As de­vel­op­ers work on crack­ing KRAS, Ger­many's Boehringer has qui­et­ly be­gun test­ing its pan-KRAS drug in hu­mans

For decades, sci­en­tists scratched their heads about KRAS, the no­to­ri­ous can­cer-caus­ing pro­tein. Its smooth ter­rain long elud­ed ma­nip­u­la­tion, large­ly due to the ab­sence of a dis­tinct pock­et for a drug to latch on to. How­ev­er, the process of tri­al and er­ror fi­nal­ly yield­ed progress — trig­ger­ing a flock of com­pa­nies, in­clud­ing Am­gen, J&J, Mer­ck, and As­traZeneca, to en­gi­neer com­pounds de­signed to an­nex the oft’ mu­tat­ed onco­gene. And now, it looks like Ger­many’s Boehringer In­gel­heim has of­fi­cial­ly en­tered the fold.

The first KRAS pock­et es­tab­lished by Am­gen $AMGN for at­tack is G12C, al­though small­er ri­val Mi­rati $MRTX is at the large drug­mak­er’s heels. The KRAS G12C mu­ta­tion is found in rough­ly 14% of non-small cell lung can­cer (NSCLC) pa­tients and 5% of col­orec­tal can­cer pa­tients, who are large­ly pre­sent­ed with a poor prog­no­sis and tend to be re­sis­tant to stan­dard ther­a­pies.

On Tues­day, Ever­core ISI’s Umer Raf­fat point­ed out that Boehringer now has a clin­i­cal-stage KRAS in­hibitor in its ar­se­nal. And un­like Am­gen and Mi­rati, the Ger­man drug­mak­er’s ap­proach is a pan-KRAS in­hibitor that hits SOS1 as well as G12C. SOS1 is a pro­tein that turns KRAS from an “off” to “on” state.

Am­gen’s keen­ly watched AMGN510 made a splash at the AS­CO con­fer­ence this year af­ter a small, ear­ly study showed five out of 10 pa­tients suf­fer­ing from ad­vanced, drug-re­sis­tant NSCLC saw a par­tial re­sponse to the ex­per­i­men­tal treat­ment, in­clud­ing one who went on to achieve a com­plete re­sponse af­ter the da­ta cut­off point. Last month, those da­ta were up­dat­ed at the World Con­fer­ence on Lung Can­cer. Re­searchers tracked a 54% par­tial tu­mor re­sponse, and ob­served tu­mors shrink­ing in sev­en of 13 NSCLC pa­tients.

An­a­lysts have been in­tox­i­cat­ed with the po­ten­tial of the com­pound for this cat­e­go­ry of heav­i­ly treat­ed pa­tients with few op­tions at their dis­pos­al — and have al­ready fore­cast the drug will gen­er­ate bil­lions in peak sales, should it se­cure ap­proval.

But over the week­end at the ES­MO meet­ing in Barcelona, en­thu­si­asm for the drug out­side of lung can­cer damp­ened, af­ter Am­gen un­veiled da­ta from the tranche of col­orec­tal can­cer pa­tients. Re­searchers re­port­ed a sin­gle par­tial re­sponse among 12 col­orec­tal can­cer pa­tients.

Mean­while, Mi­rati’s Phase I/II da­ta em­a­nat­ing from its ex­per­i­men­tal drug, MRTX849, for ad­vanced sol­id tu­mors that har­bor KRAS G12C mu­ta­tions are ex­pect­ed in the fourth quar­ter. The lit­tle biotech has tied up with No­var­tis — and the two are look­ing at com­bin­ing the G12C drug with a ther­a­py that tar­gets SHP2, which func­tions as a key reg­u­la­tor of cell cy­cle con­trol.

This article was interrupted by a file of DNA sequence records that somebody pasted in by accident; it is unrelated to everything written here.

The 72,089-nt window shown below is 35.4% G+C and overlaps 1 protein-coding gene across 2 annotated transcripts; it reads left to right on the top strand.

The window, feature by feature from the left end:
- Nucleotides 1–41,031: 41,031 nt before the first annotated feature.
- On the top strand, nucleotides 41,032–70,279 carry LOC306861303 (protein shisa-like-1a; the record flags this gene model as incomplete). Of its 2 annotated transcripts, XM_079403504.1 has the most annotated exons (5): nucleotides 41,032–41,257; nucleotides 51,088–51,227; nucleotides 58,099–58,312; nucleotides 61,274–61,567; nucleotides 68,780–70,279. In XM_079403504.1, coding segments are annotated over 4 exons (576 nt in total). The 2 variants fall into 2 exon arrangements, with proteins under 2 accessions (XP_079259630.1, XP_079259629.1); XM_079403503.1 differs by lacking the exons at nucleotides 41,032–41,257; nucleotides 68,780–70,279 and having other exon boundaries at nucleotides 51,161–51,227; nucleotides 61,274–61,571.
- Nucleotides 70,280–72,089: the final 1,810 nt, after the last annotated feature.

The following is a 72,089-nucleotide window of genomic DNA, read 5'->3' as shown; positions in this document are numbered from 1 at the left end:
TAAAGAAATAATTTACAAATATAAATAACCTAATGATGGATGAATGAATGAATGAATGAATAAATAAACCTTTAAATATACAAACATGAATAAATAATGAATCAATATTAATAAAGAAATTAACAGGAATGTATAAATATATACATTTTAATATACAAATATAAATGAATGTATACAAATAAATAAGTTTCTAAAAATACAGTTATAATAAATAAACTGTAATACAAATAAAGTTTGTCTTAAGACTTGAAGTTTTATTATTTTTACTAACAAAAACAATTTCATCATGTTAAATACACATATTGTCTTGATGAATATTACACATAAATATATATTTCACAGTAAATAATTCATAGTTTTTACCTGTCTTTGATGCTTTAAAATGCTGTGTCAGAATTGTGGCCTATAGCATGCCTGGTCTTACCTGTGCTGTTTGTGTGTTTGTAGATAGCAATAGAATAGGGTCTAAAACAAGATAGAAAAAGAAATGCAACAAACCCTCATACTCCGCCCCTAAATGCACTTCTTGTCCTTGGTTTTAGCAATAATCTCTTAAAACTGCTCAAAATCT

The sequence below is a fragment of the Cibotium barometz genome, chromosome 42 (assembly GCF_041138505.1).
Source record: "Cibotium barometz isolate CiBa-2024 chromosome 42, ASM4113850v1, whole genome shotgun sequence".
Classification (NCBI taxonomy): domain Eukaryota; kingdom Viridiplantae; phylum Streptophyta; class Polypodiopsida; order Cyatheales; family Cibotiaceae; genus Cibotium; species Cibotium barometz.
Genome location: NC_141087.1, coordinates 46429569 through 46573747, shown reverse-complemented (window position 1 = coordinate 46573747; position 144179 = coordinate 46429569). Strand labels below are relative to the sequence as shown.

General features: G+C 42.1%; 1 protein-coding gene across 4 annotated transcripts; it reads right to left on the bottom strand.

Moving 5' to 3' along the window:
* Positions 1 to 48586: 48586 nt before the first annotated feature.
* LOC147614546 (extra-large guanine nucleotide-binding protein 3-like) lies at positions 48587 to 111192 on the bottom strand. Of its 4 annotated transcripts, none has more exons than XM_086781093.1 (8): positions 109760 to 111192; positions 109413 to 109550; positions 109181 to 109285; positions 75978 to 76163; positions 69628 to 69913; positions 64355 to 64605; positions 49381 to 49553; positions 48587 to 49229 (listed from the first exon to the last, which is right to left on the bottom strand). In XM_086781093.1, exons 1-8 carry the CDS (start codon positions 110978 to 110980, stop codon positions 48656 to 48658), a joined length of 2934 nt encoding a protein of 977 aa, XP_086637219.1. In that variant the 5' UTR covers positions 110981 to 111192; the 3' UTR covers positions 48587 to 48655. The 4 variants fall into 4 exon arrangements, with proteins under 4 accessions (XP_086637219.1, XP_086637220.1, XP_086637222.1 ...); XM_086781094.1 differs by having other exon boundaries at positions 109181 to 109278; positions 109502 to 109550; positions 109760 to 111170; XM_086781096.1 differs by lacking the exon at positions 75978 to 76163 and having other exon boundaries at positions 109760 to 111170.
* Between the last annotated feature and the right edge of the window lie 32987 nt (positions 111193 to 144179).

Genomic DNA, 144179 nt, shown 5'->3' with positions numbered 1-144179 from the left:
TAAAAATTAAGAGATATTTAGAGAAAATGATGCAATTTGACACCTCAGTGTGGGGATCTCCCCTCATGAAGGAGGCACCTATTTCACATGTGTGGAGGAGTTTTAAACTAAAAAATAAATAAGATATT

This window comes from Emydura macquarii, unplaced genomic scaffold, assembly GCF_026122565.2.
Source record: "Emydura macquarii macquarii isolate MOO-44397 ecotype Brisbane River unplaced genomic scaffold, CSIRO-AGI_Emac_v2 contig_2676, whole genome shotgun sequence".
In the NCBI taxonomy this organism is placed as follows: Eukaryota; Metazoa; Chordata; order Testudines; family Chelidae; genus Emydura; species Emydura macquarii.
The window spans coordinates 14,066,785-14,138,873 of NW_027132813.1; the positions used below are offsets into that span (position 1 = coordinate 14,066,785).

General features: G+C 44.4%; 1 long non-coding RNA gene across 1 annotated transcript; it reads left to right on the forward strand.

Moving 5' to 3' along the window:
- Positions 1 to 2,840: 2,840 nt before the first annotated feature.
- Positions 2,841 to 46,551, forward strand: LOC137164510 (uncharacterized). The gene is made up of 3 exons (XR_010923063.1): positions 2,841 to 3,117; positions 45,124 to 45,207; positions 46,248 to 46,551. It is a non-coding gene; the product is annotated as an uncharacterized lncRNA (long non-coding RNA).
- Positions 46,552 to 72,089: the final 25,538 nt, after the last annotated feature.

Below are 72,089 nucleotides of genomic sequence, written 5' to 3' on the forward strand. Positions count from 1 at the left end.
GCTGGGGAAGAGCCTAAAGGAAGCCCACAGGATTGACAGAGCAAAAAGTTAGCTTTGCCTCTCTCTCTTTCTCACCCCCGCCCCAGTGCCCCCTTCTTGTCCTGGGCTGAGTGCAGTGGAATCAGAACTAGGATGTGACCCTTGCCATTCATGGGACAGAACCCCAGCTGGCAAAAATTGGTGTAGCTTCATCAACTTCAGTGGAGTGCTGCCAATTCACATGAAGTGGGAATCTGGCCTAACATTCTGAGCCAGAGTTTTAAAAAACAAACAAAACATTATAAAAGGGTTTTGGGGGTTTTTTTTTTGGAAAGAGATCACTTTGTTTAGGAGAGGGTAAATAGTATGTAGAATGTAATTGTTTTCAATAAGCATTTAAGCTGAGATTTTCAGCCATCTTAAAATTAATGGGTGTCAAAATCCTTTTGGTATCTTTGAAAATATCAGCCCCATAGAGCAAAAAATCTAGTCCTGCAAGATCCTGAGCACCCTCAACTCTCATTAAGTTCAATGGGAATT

Rev­o­lu­tion Med­i­cines has the same po­ten­tial com­bo in-house. Oth­er KRAS con­tenders in­clude Mod­er­na $MR­NA and Mer­ck’s $MRK mR­NA-5671; J&J’s $JNJ col­lab­o­ra­tion with Well­spring on ARS-3248, a G12C tar­get­ed small mol­e­cule; and AZD4785, li­censed by As­traZeneca $AZN from Io­n­is — al­though the com­pound has been dis­con­tin­ued af­ter a poor show­ing in clin­i­cal tri­als.

In Au­gust, Boehringer tied up with MD An­der­son in­ves­ti­ga­tors in Hous­ton to cre­ate a joint “vir­tu­al re­search and de­vel­op­ment cen­ter” look­ing at two pop­u­lar prospects: KRAS in­hi­bi­tion and a TRAILR2 ag­o­nis­tic an­ti­body for apop­to­sis.

As an onco­gene, KRAS has the po­ten­tial to ren­der nor­mal cells can­cer­ous. Akin to HRAS and NRAS, it be­longs to the RAS fam­i­ly of onco­genes and plays a key role in cell di­vi­sion, cell dif­fer­en­ti­a­tion, and apop­to­sis.

Amit Munshi, Arena

One of Are­na's top drugs flops in a PhI­Ib study for IBS pain. But re­searchers tease out a pos­si­ble path for­ward as CEO ex­plores 's­trate­gic op­tion­s'

Four years ago, when Arena CEO Amit Munshi cut its ties to a troubled weight drug and doubled down on the pipeline, a cannabinoid receptor 2 agonist figured prominently in the biotech’s future. On Tuesday evening, however, Munshi’s high hopes for the drug took a nasty hit after it failed a Phase IIb study for patients with irritable bowel syndrome pain.

Put through a randomized pace with 273 patients, researchers said it flat failed the primary endpoint among the large group with abdominal pain. But they quickly went on to highlight subgroup data, always a tricky and controversial ploy, where they spotlighted a positive p value for patients with moderate to severe pain who received the high dose of the drug — one of 3 provided in the study.

Bob Nelsen (Photo by Michael Kovac/Getty Images)

With stars aligned and cash in re­serve, Bob Nelsen's Re­silience plans a makeover at 2 new fa­cil­i­ty ad­di­tions to its drug man­u­fac­tur­ing up­start

Bob Nelsen’s new, state-of-the-art drug manufacturing initiative is taking shape.

Just 3 months after gathering $800 million of launch money, a dream team board and a plan to shake up a field where he found too many bottlenecks and inefficiencies for the era of Covid-19, Resilience has snapped up a pair of facilities now in line for a retooling.